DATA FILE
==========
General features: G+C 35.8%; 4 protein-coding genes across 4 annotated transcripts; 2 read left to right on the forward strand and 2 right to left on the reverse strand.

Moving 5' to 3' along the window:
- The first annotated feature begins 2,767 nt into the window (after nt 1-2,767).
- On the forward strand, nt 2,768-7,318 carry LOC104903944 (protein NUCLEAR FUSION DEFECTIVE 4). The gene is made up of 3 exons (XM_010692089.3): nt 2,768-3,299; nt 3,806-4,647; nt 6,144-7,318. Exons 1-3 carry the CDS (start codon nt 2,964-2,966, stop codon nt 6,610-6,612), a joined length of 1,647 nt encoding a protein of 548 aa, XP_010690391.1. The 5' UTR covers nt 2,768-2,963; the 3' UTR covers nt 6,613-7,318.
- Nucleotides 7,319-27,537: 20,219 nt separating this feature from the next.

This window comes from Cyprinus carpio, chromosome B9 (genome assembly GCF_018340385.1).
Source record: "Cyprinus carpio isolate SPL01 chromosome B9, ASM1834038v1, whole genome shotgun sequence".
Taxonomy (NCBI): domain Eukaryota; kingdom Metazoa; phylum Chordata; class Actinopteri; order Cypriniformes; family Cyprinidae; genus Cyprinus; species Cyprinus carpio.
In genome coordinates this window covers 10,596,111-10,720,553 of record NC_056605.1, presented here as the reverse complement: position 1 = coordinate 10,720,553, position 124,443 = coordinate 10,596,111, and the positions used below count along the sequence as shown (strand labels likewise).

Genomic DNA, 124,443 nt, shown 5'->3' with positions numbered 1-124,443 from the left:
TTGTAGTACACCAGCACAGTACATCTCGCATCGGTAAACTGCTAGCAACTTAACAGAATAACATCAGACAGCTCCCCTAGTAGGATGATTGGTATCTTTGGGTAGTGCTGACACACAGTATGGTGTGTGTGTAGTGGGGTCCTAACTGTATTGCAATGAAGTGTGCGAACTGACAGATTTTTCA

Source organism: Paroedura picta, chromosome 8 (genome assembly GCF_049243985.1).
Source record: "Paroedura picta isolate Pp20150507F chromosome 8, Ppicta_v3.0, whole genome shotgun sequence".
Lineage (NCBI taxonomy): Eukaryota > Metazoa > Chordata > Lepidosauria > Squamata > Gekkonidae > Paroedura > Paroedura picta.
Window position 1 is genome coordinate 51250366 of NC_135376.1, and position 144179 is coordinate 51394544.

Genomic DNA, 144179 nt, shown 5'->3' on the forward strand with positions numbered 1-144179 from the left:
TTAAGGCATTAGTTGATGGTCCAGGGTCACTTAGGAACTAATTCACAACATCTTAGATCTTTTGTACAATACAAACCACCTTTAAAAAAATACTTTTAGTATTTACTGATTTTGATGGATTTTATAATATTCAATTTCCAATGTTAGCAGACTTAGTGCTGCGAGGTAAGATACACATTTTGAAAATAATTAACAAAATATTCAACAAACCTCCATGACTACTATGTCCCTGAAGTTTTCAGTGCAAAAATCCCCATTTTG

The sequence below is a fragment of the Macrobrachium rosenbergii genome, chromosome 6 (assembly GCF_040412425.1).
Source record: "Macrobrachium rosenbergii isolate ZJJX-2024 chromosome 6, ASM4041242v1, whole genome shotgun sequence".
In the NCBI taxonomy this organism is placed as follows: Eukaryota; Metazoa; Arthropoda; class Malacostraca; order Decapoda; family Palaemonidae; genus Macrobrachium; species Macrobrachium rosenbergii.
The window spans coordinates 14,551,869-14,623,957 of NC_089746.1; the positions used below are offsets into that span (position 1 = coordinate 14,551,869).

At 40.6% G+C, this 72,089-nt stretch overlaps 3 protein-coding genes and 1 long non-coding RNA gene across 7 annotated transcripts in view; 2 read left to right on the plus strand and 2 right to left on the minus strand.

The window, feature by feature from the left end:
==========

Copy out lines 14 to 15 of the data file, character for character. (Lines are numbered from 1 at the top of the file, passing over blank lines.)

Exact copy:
Lineage (NCBI taxonomy): Eukaryota > Metazoa > Chordata > Lepidosauria > Squamata > Gekkonidae > Paroedura > Paroedura picta.
Window position 1 is genome coordinate 51250366 of NC_135376.1, and position 144179 is coordinate 51394544.